The Annals of the Kingdom of Ireland (Annála Ríoghachta Éireann) or the Annals of the Four Masters (Annála na gCeithre Máistrí) are chronicles of medieval Irish history.
Cairbre Lifechair ("lover of the Liffey"), son of Cormac mac Airt, was, according to medieval Irish legend and historical tradition, a High King of Ireland.
New!!: Eochaid Gonnat and Cairbre Lifechair ·
Cormac mac Airt (son of Art), also known as Cormac ua Cuinn (grandson of Conn) or Cormac Ulfada (long beard), was, according to medieval Irish legend and historical tradition, a High King of Ireland.
New!!: Eochaid Gonnat and Cormac mac Airt ·
Fiatach Finn mac Dáire, a distant descedant of Óengus Tuirmech Temrach, was, according to medieval Irish legend and historical tradition, a king of the Ulaid, later a High King of Ireland, and the eponymous ancestor of the early Medieval Ulster dynasty of the Dál Fiatach.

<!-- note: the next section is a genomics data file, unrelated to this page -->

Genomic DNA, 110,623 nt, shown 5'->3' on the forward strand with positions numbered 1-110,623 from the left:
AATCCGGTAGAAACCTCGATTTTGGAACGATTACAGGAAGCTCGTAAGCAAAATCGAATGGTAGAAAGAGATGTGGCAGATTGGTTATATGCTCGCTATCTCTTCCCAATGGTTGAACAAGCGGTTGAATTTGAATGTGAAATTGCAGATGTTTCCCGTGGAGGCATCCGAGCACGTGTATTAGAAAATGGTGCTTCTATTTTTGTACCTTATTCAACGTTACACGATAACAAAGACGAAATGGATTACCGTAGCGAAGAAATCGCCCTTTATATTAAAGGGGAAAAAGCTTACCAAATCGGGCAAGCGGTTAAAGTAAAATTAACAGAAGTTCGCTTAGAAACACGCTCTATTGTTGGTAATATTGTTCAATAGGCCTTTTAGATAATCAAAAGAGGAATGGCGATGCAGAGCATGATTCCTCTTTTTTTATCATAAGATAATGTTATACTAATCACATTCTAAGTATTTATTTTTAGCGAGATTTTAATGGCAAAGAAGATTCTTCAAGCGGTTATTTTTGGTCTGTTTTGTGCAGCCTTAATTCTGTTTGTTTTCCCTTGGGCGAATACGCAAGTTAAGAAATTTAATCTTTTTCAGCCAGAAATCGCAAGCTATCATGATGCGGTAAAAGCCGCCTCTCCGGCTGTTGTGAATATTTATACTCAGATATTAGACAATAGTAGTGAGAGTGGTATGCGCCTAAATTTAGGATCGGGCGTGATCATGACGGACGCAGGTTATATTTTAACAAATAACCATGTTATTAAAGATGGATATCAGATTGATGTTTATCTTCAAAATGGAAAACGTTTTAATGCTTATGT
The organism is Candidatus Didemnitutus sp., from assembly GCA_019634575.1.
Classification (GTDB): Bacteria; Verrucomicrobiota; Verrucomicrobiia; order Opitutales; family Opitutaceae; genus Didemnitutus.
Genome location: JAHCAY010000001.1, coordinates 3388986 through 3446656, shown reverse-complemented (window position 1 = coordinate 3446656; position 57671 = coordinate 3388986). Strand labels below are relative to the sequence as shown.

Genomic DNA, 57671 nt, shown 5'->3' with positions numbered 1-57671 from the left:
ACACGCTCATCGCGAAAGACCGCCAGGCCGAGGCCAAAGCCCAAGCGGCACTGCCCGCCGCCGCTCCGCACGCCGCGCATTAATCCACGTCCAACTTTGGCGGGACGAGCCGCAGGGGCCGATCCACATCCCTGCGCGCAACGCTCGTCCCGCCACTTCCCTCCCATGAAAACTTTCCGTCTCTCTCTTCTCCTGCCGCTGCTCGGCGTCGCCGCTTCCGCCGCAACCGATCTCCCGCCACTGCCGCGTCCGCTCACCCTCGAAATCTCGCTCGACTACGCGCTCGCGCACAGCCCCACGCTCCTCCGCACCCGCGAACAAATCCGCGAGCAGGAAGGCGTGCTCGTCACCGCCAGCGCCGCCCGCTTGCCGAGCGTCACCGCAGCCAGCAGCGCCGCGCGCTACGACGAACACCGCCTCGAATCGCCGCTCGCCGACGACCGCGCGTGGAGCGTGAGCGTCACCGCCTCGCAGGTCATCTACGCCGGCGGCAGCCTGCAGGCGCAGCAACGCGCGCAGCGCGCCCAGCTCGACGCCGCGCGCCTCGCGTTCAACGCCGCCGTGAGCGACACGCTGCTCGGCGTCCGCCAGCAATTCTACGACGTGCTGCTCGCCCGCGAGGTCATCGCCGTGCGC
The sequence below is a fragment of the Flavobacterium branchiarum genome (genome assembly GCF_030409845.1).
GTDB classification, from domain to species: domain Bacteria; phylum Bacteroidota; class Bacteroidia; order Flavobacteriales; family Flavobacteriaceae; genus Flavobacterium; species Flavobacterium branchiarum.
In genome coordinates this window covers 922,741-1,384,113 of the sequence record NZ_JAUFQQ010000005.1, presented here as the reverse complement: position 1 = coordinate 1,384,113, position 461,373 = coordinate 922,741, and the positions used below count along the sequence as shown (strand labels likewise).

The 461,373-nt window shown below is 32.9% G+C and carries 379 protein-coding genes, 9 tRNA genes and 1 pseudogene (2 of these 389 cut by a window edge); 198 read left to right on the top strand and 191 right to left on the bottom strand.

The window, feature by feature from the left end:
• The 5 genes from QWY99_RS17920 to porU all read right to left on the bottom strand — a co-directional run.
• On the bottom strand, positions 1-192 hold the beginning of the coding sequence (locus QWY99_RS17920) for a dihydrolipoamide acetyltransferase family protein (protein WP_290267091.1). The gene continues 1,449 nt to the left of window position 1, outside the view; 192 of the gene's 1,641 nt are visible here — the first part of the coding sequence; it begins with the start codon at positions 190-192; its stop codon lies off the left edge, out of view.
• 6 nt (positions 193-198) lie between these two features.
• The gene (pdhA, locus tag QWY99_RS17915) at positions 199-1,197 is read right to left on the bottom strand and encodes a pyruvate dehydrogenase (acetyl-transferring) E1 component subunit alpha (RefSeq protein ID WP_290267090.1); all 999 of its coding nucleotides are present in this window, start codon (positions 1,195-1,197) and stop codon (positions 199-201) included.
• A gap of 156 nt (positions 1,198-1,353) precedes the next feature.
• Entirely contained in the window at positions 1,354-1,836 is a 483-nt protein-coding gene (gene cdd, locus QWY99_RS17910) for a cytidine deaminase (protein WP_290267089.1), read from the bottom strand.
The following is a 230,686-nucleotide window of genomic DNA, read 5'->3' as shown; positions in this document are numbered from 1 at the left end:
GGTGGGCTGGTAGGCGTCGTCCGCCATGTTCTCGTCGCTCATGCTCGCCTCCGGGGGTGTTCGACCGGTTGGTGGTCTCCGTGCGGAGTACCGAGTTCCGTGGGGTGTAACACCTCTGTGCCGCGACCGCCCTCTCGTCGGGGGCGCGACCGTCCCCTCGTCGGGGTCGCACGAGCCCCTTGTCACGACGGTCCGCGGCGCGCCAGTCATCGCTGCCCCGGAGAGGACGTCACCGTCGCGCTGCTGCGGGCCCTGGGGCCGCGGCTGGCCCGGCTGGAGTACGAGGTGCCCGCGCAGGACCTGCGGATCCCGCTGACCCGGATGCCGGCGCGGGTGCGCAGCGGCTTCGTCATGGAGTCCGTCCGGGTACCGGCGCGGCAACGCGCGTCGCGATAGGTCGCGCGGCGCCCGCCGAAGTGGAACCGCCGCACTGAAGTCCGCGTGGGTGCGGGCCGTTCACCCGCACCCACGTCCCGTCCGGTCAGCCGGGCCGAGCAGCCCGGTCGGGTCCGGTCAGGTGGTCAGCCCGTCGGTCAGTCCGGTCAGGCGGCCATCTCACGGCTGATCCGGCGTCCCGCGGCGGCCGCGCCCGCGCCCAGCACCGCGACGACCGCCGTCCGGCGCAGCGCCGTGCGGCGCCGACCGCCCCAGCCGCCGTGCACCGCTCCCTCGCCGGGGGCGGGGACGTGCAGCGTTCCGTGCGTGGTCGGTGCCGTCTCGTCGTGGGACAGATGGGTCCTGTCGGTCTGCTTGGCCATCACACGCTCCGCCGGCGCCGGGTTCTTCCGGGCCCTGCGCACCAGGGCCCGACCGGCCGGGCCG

New!!: Eochaid Gonnat and Fíatach Finn ·
Seathrún Céitinn (c. 1569 – c. 1644; known in English as Geoffrey Keating) was a 17th-century historian.
New!!: Eochaid Gonnat and Geoffrey Keating ·
The High Kings of Ireland (Ard Rí na hÉireann) were sometimes historical and sometimes legendary figures who had, or who are claimed to have had, lordship over the whole of Ireland.
Lebor Gabála Érenn (The Book of the Taking of Ireland) is a collection of poems and prose narratives that purports to be a history of Ireland and the Irish from the creation of the world to the Middle Ages.
Medieval Irish historical tradition held that Ireland had been ruled by an Ard Rí or High King since ancient times, and compilations like the 11th-century Lebor Gabála Érenn, followed by early modern works like the Annals of the Four Masters and Geoffrey Keating's Foras Feasa ar Éirinn, purported to trace the line of High Kings.